Despite featuring one of my favourite people on the planet, this ad left me cold for months. Then a strange thing happened: I grew to love it. It’s about everything and nothing; it’s about that disapproving look Thierry gives us at 00:25; and it’s about wondering if he’s supposed to be calling Robert Pires at the end.
I could have chosen dozens of kids ads – Trio, Coco Pops, Smiths Crisps, Um Bongo… any shitty food, really – but this one never gets old. What the absolute cast-iron fuck is it about? Why is Kia Ora too orangey for crows? If it is too orangey for crows, why do the crows want it so much? How does a basketball turn into a pile of laundry? As with the Dre album, over the years different crows became more and less intriguing.
What can we learn from that? Well, fiction advice suggests posing a question at the start, then refusing to answer it until the end. Oddly, though, I think these ads pose a bunch of questions and never answer any of them. They don’t really make sense, so the itch is never quite scratched, making the ads endlessly compelling.
So maybe write ads with a bit of logic and a lot of madness. That way they’ll last longer.
Back in the day, listening to music wasn’t easy.
Either you waited for it to appear on a radio station at the same time you happened to be listening, or you bought it, which back then was quite an expensive undertaking. I got into music as a kid in the 1980s so a fiver or tenner for an album was a lot of money. Hard decisions had to be made between the relative merits of Adam and the Ants and Culture Club.
And heaven forbid if you had heard of a something brilliant and American that hadn’t been released in the UK. If you were lucky, you could find it on ‘import’ but then it might cost three or four times the regular price.
All of that meant listening to music was not a convenient process, but it also meant I appreciated it far more. Maybe the opposite of ‘easy come, easy go’ is ‘difficult come, difficult go’, where anything you’ve worked hard to obtain gains value through being elusive.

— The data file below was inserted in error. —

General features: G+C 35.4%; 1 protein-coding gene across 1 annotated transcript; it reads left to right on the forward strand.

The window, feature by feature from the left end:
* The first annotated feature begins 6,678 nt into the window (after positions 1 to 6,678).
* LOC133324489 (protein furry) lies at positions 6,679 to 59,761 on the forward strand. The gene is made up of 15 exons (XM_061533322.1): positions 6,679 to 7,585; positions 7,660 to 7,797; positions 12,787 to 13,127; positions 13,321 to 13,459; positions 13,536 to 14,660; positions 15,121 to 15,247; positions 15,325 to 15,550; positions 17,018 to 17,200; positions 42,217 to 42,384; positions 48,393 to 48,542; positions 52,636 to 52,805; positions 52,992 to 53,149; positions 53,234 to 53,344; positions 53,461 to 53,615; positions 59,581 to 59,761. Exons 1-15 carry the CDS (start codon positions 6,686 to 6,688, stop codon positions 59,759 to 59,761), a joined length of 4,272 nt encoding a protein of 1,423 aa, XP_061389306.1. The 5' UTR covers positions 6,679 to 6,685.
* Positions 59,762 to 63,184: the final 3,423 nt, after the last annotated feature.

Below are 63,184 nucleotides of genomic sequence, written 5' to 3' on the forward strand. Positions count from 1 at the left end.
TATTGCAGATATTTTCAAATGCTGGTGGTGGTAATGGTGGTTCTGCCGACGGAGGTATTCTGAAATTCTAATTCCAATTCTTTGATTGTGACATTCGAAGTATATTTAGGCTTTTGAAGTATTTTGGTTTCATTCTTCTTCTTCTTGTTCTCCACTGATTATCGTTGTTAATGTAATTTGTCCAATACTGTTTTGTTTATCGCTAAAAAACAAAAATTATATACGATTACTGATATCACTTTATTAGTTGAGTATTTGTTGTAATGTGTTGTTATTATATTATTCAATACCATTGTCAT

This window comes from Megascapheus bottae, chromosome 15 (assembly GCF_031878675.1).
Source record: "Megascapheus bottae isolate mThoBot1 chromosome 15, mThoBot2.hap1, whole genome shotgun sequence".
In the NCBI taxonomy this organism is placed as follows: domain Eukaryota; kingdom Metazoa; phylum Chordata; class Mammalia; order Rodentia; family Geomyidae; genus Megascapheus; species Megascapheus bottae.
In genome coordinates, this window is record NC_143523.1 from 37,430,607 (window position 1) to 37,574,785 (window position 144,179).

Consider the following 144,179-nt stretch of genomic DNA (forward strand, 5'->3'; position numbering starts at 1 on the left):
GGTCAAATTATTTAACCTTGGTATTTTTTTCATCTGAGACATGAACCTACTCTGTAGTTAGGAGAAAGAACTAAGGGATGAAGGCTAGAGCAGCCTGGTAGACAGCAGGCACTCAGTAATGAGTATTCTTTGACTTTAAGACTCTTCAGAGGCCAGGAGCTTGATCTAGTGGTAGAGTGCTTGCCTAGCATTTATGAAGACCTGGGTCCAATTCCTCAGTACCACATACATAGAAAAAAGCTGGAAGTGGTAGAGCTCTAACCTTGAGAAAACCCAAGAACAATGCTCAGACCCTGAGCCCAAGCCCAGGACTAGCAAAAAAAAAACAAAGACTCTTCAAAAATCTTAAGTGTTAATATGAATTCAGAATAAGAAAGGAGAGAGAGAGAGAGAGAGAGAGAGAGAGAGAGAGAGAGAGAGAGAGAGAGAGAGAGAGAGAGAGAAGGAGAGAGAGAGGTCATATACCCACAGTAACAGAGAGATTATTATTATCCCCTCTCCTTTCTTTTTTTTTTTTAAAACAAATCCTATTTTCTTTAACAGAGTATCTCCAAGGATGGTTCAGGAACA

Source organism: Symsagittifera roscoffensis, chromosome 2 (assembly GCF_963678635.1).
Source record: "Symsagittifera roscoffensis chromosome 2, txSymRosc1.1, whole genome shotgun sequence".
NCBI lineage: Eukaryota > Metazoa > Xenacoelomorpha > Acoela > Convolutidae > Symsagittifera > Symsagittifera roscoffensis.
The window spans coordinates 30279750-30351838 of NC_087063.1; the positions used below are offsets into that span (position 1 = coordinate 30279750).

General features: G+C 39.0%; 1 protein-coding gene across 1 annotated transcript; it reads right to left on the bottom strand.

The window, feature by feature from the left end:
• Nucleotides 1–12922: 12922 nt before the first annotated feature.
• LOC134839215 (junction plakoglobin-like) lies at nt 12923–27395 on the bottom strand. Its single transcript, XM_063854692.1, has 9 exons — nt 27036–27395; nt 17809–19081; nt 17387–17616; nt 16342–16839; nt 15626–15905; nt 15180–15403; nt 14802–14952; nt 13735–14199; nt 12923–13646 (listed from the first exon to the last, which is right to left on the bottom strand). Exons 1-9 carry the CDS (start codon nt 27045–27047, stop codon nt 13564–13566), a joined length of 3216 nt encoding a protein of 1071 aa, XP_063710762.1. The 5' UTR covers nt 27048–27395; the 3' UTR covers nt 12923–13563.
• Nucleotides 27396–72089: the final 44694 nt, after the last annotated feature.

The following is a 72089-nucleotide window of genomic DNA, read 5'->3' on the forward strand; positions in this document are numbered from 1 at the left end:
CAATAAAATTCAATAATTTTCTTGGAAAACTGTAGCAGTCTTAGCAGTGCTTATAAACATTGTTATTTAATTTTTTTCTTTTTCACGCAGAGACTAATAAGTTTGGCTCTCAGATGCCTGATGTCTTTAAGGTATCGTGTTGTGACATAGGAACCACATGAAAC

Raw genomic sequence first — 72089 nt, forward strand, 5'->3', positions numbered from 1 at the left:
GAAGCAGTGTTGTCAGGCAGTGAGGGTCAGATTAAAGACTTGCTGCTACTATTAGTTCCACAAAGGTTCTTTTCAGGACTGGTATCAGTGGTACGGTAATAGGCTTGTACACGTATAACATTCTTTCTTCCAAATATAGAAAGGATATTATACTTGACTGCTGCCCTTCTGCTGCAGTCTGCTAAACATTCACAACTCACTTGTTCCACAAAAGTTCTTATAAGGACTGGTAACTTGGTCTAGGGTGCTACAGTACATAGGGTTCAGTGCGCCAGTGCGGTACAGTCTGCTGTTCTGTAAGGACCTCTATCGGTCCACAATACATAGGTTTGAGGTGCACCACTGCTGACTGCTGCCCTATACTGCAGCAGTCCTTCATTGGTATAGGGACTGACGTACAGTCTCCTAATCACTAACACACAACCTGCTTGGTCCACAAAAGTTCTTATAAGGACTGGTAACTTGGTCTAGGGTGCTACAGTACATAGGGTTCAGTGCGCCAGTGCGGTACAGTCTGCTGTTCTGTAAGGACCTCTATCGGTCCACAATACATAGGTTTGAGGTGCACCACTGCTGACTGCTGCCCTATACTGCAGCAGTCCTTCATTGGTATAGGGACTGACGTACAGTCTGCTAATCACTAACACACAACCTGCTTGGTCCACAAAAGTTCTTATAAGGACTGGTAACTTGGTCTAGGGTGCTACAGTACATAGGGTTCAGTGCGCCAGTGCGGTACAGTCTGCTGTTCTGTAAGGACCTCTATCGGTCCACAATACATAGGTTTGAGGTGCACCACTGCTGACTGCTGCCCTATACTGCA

But ubiquity and ‘convenience’ is where music is today. It might seem counterintuitive, but having every song in the universe in a box in your pocket has some cons to go with the pros.
Last week I downloaded the new Chidlish Gambino album. I love several of his older tracks, so as it was basically free (Apple Music) and convenient (one push of that little cloud icon), I would surely just pipe it into my ears ASAP, wouldn’t I?
Alas, I have yet to play a single note. I’m not very busy right now, so you’d think I could find an hour to give it a spin, but I just don’t care enough. It’s too ‘on a plate’. I actually prefer to get a vinyl LP off the shelf, walk over to the record player, and listen to music that way, one side at a time. Why? I don’t know for sure, but something makes me appreciate the solid object in the big, beautiful sleeve, along with the warm crackle that follows the lowering of the needle. It’s not convenient, but that’s what makes it better.
And it’s the same with movies. I like to drive twenty minutes to my favourite cinema, park the car, spend quite a lot of money on popcorn and tickets., and sit in the dark with a bunch of strangers. Yes, I could wait for the far more convenient $3.99 iTunes option, but it’s not the same. My way is somehow all the better for being more expensive, more time consuming, and much harder work.
Which brings me to advertising. In the vaguely old days, before about 2002, there was only one way to see ads: in their natural habitat of press, posters and TV channels. These all seemed kind of prestigious, as they were out of the reach of members of the public. The media seemed special, so that made the ads seem kind of special, too.
If you saw a TV ad you liked, you’d have to hope to catch it again by accident, like a song on the radio, before it disappeared completely. And it was that temporary, moment-in-time dynamic, where you either caught it or missed it, that also gave it some of the scarcity value mentioned above.
And where are we now? Ads appear for little cost on your social media feed, to be viewed forever at your convenience, at the size of a playing card, alongside people’s holiday snaps and cat videos.
We now have online previews of Superbowl ads during the week before the game, and Best Ads On TV and The Drum might be the first place you see that expensive new John Lewis ad, played on your phone as you’re walking from the tube station to the office, trying to avoid the dog poo and the traffic.